In the end, despite the fact that Russia has perennially been among the world’s top two or three oil exporters, supplying about 36 percent of the EU’s crude oil in 2013, and almost 30 percent of Germany’s oil (indeed, for decades, Germany, the EU’s leading economy, has remained more “dependent” on Russian oil than any other western European state), no person knowledgeable of how the global oil sector functions worries about any potential Russian “oil weapon” against Germany or the EU.
So where does this leave matters? For one thing, Putin is certainly aware that should he decide to wreck the Minsk ceasefire by grabbing Mariupol or a significant amount of other Ukrainian territory, the United States and the EU would almost certainly ratchet up their energy sanctions to the next obvious level: blocking participation of western firms from producing conventional Russian oil. Such sanctions would be devastating.
 See: http://GlobalBarrel.com
 Thomas O’Donnell, “Oil Price Collaterals: The new Saudi strategy shakes Russia, Iran, and Venezuela, but they are not its real targets” IP Journal, 2 February 2015, https://ip-journal.dgap.org/en/ip-journal/topics/oil-price-collaterals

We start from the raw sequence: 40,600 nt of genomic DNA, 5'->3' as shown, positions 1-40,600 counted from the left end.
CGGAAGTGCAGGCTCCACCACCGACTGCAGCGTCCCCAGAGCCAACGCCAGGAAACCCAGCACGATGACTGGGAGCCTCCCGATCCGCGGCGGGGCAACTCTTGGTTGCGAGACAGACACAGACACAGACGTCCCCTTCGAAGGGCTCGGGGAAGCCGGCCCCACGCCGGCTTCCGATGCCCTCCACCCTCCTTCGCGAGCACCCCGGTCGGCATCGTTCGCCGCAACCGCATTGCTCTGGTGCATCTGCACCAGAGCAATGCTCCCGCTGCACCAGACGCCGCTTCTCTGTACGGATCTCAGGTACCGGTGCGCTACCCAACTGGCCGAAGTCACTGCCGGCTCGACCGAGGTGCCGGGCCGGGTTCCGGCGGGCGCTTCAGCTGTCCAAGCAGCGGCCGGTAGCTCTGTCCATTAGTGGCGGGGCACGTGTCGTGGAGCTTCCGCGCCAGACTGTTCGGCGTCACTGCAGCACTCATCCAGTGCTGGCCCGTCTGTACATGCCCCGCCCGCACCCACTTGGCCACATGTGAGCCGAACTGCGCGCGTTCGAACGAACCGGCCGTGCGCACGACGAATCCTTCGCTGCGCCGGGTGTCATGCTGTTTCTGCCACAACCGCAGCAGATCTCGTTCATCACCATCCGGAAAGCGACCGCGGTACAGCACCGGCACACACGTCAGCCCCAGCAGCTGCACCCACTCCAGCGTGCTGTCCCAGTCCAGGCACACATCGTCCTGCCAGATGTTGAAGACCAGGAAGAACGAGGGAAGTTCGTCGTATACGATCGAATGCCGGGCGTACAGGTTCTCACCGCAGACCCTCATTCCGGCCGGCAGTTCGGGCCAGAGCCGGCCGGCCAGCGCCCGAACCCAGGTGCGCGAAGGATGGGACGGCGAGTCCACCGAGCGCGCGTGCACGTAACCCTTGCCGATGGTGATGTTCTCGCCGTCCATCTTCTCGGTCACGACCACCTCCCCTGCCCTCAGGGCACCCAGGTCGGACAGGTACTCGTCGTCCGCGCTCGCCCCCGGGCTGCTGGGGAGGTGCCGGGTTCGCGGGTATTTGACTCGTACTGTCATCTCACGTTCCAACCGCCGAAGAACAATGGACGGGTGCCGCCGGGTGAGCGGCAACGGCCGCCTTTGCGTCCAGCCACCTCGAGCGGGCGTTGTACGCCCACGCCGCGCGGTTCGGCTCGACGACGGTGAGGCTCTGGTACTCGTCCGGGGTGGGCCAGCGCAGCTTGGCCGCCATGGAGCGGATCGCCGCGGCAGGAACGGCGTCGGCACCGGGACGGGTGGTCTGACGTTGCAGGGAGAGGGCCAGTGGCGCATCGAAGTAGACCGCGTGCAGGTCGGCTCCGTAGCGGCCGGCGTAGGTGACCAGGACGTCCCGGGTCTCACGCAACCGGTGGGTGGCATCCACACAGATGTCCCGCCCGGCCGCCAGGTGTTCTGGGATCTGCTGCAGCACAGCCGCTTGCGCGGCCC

Interview with Saudi oil minister Al Naimi, 21 December 2014, conducted by MEES (Middle East Economic Survey) reprinted in OilPro at http://oilpro.com/post/9223/mees-interview-saudi-oil-minister-ali-naimi
 “Russian, Iranian companies discuss barter deal terms- minister,” Reuters, 15 April 2015,http://www.reuters.com/article/2015/04/15/iran-nuclear-russia-novak-idUSL5N0XC2K720150415
 “INSIGHT-Learning Mandarin in the tundra: Russia invites China into oil business,” Reuters, 8 April 2015,http://www.reuters.com/article/2015/04/08/russia-rosneft-china-idUSL5N0X51AG20150408
 IEA, Antoine Halff, July 2014, using 2013 data; Slide 16: http://www.eia.gov/conference/2014/pdf/presentations/halff.pdf
 Deduced from data at EIA report, http://www.eia.gov/countries/country-data.cfm?fips=gm
Interesting insight as always, Thomas.
The Russians stand on production cuts is an important discussion if one are to try to draw some conjectures on the potential outcomes of the upcoming OPEC meeting in June. I did not know that the Russians defied their 2009 promises to hold back production, but believe such decision may be illustrative of Kreml’s thinking.
Do you have any insight as to the Soviets/Russians’ degree of (legitimate) cooperation (or collusion?) in former collective OPEC cut-back periods, such as that (the most notable) of 1986, 1999 and 2002? In the case of the latter, I know even Norway joined in on the effort with a couple of hundred thousands barrels.